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E & J XO Brandy - Gross and undrinkable

I'm not a brandy drinker. I often use the regular E & J to brandy cherries or ... as in the past month to lace coffee or tea when I have a cold.

When I saw the bottle of XO on sale for $11.99 I thought I'd give it a try.

it is like drinking brandy laced with a bottle of imitation vanilla and the dregs of a molasses jar. I did a quick search to see if anyone else on the web disliked this brandy. This guy says it well
http://www.drinksite.com/product.php?...

"After a first inviting bloom of aroma, you quickly notice something odd: the scents and tastes are off. What is that?... it took a while, vanilla? No...Maple syrup! An odd taste of maple syrup, with unexpected aftertaste of bitter bite, and lacking in low- and midrange roundness.
Curious, I let a tablespoon dry out in the glass overnight. You get a dark, syrupy, sweet, burned, unpleasant smelling residue, like cheap fake maple syrup, with undertow of off burned taste.'

IMO, avoid.

i bought a bottle of the VSOP today since I haven't tried that one either. It is a little smoother than the VS but not that much different.

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  1. From what I have heard the E+J XO used to be excellent but changed a couple years ago, and is now a shadow of its former self. I have had it and think it tastes like a cheap rum.

    A couple inexpensive brandies I have had recently that I thought were quite good for the price were St Remy VSOP and Paul Masson Grande Amber VSOP. I tried them after seeing them rated quite highly in F Paul Pacult's spirits competition, and I like them better than many lower end VSOP Cognacs I have had costing 2-3 times as much.

    1 Reply
    1. re: ncyankee101

      Thanks for the reccomendations.

      My understanding is the old E&J XO had a gold label. This new swill as a black label.

    2. I bought the XO also, on sale for about $8, because it was recommended on the Kindred Cocktails website. It was the first time I'd ever tried brandy so I didn't know how it was supposed to taste, but I noticed that it was unexpectedly and surprisingly sweet. I went ahead and looked it up after trying it and was disappointed to find that it's not well regarded at all...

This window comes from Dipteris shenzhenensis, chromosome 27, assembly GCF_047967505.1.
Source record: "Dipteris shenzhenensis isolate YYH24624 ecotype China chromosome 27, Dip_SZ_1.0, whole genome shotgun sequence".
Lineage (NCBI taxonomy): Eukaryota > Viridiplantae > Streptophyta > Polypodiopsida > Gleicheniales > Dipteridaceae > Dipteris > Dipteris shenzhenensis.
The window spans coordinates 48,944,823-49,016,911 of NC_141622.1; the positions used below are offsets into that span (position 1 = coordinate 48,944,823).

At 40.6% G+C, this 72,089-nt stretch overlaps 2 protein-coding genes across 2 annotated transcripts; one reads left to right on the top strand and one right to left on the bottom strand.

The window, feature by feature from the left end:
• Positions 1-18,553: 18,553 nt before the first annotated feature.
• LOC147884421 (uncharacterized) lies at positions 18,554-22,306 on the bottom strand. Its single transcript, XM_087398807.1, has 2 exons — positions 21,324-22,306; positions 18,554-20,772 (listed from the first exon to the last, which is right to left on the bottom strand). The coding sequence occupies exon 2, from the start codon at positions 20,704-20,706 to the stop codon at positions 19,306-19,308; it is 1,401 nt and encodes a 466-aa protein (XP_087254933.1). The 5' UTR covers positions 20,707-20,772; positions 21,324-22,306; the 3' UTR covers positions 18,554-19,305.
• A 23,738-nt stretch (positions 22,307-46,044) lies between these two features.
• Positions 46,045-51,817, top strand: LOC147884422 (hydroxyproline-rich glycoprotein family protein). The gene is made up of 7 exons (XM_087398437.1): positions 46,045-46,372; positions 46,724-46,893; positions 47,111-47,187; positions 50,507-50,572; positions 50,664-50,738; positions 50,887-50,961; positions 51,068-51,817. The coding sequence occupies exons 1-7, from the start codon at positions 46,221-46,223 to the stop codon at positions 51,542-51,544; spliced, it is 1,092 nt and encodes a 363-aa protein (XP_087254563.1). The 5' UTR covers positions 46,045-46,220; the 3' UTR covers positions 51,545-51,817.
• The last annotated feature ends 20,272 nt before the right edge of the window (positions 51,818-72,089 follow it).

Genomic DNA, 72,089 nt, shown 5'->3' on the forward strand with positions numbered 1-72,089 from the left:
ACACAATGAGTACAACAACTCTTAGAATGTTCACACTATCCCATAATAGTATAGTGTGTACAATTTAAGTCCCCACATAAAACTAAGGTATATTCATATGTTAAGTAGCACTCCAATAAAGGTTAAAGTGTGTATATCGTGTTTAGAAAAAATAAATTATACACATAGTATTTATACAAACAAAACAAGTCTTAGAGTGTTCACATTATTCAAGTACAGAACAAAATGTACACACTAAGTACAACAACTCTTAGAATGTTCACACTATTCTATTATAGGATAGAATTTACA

21 Replies
      1. re: tinnywatty

        The simple fact is that a true XO quality cognac or brandy is going to cost considerably more than $8. You may be able to get Germain-Robyn (a US brand) for worund $50 - but I'm not enamored of it. The best value I've seen is Delamain ( a French brand that only does XO quality or better) and I can buy it locally for around $68.

        1. re: kagemusha49

          Yeah, at that price point and the company involved, I wasn't expecting quality. I just expected it might be better than the other brandy they sell. It SO wasn't. Save money and just go with the cheapest. Again, I use it mainly for brandied cherries.

        2. re: tinnywatty

          I'm sorry to have lead you astray. The recommended brands are collected from a variety of sources -- some first hand -- some from trusted posters here, at eGullet, and elsewhere. Since I haven't tried it myself, in response to these comments, I've dropped the recommendation, even as an economy brand.

          I have tried Pedro Domecq Fundador Solera Reserva and I find it acceptable for mixing. It is a bit sweet, but that is easily adjusted for in cocktails.

          Germain-Robin makes a wide variety of expressions. I have liked some, although the strike me as a bit young tasting. It very difficult to find a good brandy at an "everyday" price -- harder than scotch, for example.

          --
          www.kindredcocktails.com | Craft + Collect + Concoct + Categorize + Community

          1. re: EvergreenDan

            I've had good luck with all of the other brands I found on your chart, both in the economy and everyday groupings. I happened to grab the E&J since it was one of the last few brandies available at my grocery store's big sale and I didn't have time to look it up before buying. I sort of figured that for the $8 I paid, I wasn't going to be getting a well-regarded product.
            I can't find a local source (Los Angeles) for Pedro Domecq Fundador Solera Reserva- I'll have to keep an eye out for it. Fortunately my guests enjoyed the sidecars I made although I thought they were surprisingly sweet.

            1. re: tinnywatty